The Montreal Climate Exchange on Friday officially launched its new futures contract in Canada carbon dioxide equivalent (CO2e) units.
Co-owned by the Montreal Exchange and the Chicago Climate Exchange, the MCeX thus becomes the first regulated environmental market in Canada, chairman Luc Bertrand said in a release Friday.
Fully automated trading in the MCeX futures contract was launched at 9:30 a.m. on the Montreal Exchange’s SOLA platform, the company said.
“We aim to build a critical mass of trading activity in Canadian carbon futures,” Bertrand said.
“The MCeX market will help Canadian industry discover the true ‘price of a tonne of carbon’ under the new federal regulatory framework. Trading in the MCeX futures will generate vital price signals for industries that are investing in new ‘green’ infrastructure and capital equipment.”
The MCeX carbon futures contract is meant to help industrial participants to manage their emissions risks at the lowest cost while also creating continuous incentives for technological innovations that reduce greenhouse gas emissions.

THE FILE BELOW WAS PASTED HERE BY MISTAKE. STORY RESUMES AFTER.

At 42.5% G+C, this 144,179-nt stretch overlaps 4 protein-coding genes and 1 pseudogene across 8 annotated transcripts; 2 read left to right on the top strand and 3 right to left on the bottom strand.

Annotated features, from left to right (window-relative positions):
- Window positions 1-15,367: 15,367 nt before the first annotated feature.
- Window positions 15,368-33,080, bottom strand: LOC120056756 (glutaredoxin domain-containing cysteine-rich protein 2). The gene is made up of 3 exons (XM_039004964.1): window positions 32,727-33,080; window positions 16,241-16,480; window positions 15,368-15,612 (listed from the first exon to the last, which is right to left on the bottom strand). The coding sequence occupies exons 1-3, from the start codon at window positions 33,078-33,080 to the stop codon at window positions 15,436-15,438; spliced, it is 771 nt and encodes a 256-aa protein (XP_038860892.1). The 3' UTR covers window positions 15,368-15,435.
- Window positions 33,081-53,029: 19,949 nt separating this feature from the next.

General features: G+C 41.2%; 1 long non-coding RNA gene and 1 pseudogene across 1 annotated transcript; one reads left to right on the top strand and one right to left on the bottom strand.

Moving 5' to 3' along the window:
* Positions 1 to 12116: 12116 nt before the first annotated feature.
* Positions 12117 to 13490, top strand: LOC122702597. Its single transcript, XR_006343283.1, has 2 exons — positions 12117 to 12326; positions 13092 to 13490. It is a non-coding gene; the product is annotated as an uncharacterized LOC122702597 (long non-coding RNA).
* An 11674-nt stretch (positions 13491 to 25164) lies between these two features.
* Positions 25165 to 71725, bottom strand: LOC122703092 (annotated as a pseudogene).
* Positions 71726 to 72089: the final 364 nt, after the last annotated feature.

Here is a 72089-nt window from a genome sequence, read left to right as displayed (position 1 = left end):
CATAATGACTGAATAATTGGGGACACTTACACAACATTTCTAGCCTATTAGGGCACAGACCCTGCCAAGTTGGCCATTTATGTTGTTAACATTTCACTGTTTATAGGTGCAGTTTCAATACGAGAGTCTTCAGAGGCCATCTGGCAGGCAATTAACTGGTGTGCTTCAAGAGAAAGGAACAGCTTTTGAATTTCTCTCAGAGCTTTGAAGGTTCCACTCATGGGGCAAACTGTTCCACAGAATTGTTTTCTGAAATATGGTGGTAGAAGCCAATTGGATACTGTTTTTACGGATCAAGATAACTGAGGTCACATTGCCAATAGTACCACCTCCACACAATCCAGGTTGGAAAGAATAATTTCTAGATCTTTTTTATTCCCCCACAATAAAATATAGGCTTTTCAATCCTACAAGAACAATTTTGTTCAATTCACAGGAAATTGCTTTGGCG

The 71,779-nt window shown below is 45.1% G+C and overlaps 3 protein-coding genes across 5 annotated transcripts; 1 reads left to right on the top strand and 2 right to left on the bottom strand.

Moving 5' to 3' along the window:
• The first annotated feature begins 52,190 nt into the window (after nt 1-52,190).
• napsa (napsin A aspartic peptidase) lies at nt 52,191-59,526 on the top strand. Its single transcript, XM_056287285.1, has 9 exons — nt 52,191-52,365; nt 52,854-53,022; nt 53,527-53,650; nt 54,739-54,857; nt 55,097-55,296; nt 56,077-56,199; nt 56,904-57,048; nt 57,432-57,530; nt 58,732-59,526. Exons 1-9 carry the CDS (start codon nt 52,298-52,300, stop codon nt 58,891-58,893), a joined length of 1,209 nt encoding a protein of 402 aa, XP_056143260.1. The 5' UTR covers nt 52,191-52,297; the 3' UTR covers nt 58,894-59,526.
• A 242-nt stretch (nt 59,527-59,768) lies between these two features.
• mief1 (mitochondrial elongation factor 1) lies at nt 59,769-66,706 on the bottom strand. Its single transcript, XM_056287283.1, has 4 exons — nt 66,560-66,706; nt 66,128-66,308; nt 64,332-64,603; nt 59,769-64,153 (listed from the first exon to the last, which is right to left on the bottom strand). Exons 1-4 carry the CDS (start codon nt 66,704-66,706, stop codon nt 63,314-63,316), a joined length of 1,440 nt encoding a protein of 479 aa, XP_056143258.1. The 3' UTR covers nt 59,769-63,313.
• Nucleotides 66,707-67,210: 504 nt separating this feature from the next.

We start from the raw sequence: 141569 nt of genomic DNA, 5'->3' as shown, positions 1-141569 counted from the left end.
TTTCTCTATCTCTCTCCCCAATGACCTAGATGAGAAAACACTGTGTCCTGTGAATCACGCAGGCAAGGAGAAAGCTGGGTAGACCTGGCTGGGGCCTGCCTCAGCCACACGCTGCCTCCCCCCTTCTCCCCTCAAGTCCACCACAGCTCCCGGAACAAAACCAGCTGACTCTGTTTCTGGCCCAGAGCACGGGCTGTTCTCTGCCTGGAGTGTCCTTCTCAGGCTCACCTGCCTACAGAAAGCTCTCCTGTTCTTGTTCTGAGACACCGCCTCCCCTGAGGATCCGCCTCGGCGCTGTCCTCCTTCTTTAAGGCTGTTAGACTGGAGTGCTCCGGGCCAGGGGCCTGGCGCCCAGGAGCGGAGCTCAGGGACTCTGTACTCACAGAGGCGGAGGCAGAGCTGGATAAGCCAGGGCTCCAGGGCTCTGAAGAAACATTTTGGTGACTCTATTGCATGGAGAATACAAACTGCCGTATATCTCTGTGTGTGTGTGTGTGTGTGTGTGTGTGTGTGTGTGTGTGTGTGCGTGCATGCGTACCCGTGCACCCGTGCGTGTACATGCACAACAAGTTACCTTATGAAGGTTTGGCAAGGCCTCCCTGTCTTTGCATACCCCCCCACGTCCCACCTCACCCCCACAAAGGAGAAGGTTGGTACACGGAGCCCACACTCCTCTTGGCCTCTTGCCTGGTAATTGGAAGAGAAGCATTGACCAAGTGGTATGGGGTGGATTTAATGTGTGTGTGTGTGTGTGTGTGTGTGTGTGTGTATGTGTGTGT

The market is expected to bring together a variety of participants including large regulated emitters, investors in voluntary emissions reduction projects, financial institutions, institutional investors, hedge funds and insurance companies, MCeX officials said.
Canadian farmers have been expected to play a significant role in providing “carbon sinks” to help offset Canadian greenhouse gas (GHG) production. Emissions markets such as the MCeX are meant to allow polluting companies to offset their emissions by funding enterprises that remove GHGs from the air.
The concept is seen as a potential revenue source for farmers, whose individual credits would be purchased through “aggregators” or other intermediaries, to pay for farming practices that help sequester excess atmospheric carbon in farmland. A number of Canadian farmers have already signed contracts with aggregators trading on the Chicago Climate Exchange.